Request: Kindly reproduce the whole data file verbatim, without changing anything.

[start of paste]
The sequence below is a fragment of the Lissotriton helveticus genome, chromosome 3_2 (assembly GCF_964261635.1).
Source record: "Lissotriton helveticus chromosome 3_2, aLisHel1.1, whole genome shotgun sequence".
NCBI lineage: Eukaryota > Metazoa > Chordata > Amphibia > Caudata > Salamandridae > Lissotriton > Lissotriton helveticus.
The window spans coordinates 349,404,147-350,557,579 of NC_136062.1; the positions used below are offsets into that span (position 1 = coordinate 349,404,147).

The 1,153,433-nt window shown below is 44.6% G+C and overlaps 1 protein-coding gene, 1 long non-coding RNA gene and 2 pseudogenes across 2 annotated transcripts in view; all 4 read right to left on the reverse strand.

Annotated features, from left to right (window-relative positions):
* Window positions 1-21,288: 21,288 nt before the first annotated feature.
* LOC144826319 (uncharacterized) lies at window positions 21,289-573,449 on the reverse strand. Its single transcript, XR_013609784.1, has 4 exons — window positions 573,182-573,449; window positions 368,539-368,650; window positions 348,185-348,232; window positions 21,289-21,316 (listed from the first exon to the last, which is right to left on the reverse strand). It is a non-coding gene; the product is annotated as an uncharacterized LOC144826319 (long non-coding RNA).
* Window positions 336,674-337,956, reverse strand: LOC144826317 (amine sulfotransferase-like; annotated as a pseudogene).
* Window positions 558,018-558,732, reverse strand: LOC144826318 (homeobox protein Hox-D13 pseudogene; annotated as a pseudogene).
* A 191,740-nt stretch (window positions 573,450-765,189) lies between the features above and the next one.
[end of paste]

The sequence below is a fragment of the Lissotriton helveticus genome, chromosome 3_2 (assembly GCF_964261635.1).
Source record: "Lissotriton helveticus chromosome 3_2, aLisHel1.1, whole genome shotgun sequence".
NCBI lineage: Eukaryota > Metazoa > Chordata > Amphibia > Caudata > Salamandridae > Lissotriton > Lissotriton helveticus.
The window spans coordinates 349,404,147-350,557,579 of NC_136062.1; the positions used below are offsets into that span (position 1 = coordinate 349,404,147).

The 1,153,433-nt window shown below is 44.6% G+C and overlaps 1 protein-coding gene, 1 long non-coding RNA gene and 2 pseudogenes across 2 annotated transcripts in view; all 4 read right to left on the reverse strand.

Annotated features, from left to right (window-relative positions):
* Window positions 1-21,288: 21,288 nt before the first annotated feature.
* LOC144826319 (uncharacterized) lies at window positions 21,289-573,449 on the reverse strand. Its single transcript, XR_013609784.1, has 4 exons — window positions 573,182-573,449; window positions 368,539-368,650; window positions 348,185-348,232; window positions 21,289-21,316 (listed from the first exon to the last, which is right to left on the reverse strand). It is a non-coding gene; the product is annotated as an uncharacterized LOC144826319 (long non-coding RNA).
* Window positions 336,674-337,956, reverse strand: LOC144826317 (amine sulfotransferase-like; annotated as a pseudogene).
* Window positions 558,018-558,732, reverse strand: LOC144826318 (homeobox protein Hox-D13 pseudogene; annotated as a pseudogene).
* A 191,740-nt stretch (window positions 573,450-765,189) lies between the features above and the next one.